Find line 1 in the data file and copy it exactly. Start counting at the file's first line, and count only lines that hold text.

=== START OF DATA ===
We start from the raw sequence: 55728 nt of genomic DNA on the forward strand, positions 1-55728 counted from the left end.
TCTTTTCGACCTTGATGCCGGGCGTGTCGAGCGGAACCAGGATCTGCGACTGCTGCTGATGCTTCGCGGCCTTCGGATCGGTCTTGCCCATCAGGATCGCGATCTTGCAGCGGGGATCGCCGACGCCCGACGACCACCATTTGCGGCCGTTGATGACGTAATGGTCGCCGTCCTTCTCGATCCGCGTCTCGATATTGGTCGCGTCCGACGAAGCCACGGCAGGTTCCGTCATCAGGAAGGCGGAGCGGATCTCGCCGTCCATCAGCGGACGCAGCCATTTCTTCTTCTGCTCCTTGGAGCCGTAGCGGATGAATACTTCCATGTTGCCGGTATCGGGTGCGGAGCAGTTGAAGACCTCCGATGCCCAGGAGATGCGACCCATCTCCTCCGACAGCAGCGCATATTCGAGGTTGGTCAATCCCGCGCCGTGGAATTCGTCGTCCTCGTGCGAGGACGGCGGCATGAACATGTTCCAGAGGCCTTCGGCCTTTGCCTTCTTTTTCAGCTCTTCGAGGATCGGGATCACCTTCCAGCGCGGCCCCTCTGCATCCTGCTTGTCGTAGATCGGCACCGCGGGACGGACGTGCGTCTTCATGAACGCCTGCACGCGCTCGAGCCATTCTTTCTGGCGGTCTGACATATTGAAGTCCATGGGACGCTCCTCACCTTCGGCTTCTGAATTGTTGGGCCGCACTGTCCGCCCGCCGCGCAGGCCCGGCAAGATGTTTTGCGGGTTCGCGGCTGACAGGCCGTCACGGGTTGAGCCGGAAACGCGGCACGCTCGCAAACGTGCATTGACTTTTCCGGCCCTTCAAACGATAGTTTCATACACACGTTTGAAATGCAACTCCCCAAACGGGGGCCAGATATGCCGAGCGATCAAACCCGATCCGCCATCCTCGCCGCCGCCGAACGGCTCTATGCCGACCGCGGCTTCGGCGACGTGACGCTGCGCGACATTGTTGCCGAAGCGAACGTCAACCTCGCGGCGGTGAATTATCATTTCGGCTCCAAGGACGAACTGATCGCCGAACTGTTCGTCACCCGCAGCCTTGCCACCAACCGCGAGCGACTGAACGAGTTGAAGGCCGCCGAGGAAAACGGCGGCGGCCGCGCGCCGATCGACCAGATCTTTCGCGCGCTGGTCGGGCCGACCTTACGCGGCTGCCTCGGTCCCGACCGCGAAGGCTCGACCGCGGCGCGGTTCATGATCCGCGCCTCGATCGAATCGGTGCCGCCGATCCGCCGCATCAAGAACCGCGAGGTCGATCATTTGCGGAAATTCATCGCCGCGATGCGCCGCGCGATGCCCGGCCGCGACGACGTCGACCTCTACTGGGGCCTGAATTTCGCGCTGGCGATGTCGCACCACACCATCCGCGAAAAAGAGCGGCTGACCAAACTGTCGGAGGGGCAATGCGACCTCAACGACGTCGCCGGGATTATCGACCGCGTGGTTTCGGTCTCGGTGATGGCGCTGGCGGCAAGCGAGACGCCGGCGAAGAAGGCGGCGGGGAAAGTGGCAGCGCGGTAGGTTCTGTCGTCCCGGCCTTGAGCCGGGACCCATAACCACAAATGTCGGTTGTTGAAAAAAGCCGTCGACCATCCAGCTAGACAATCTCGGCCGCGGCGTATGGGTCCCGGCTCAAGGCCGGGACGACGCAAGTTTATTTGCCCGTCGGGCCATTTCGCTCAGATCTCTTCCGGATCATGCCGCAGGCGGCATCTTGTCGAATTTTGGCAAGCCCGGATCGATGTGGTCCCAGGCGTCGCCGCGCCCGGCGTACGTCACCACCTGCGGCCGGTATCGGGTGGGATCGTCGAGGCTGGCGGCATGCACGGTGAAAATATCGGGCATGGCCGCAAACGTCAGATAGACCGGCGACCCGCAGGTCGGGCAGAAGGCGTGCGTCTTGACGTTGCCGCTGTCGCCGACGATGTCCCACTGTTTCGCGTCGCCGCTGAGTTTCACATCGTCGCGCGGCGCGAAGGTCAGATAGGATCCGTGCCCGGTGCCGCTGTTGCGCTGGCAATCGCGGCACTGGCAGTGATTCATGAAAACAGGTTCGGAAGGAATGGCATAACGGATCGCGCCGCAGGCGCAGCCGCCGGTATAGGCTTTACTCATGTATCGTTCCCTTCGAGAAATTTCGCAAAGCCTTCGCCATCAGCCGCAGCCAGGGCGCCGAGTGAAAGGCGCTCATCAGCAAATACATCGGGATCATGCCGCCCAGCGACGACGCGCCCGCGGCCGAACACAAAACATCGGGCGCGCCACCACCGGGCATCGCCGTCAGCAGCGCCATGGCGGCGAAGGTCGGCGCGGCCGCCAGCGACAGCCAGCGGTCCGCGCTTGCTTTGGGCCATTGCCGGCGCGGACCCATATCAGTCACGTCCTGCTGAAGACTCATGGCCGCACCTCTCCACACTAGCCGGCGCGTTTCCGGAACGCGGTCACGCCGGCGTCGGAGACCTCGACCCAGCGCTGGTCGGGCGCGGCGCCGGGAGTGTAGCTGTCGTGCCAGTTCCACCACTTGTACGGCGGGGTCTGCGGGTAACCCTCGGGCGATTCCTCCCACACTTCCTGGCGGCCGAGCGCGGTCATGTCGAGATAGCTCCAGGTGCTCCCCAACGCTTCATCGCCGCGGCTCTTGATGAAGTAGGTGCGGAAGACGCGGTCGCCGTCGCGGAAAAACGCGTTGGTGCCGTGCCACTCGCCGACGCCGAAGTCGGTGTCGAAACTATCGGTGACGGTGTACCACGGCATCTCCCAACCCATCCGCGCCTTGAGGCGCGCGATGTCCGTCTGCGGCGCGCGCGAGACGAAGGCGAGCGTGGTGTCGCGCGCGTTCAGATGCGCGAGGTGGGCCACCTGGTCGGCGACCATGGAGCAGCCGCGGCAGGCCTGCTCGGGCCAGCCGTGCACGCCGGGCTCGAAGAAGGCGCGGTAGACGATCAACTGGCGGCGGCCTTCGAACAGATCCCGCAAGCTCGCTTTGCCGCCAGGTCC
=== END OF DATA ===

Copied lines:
We start from the raw sequence: 55728 nt of genomic DNA on the forward strand, positions 1-55728 counted from the left end.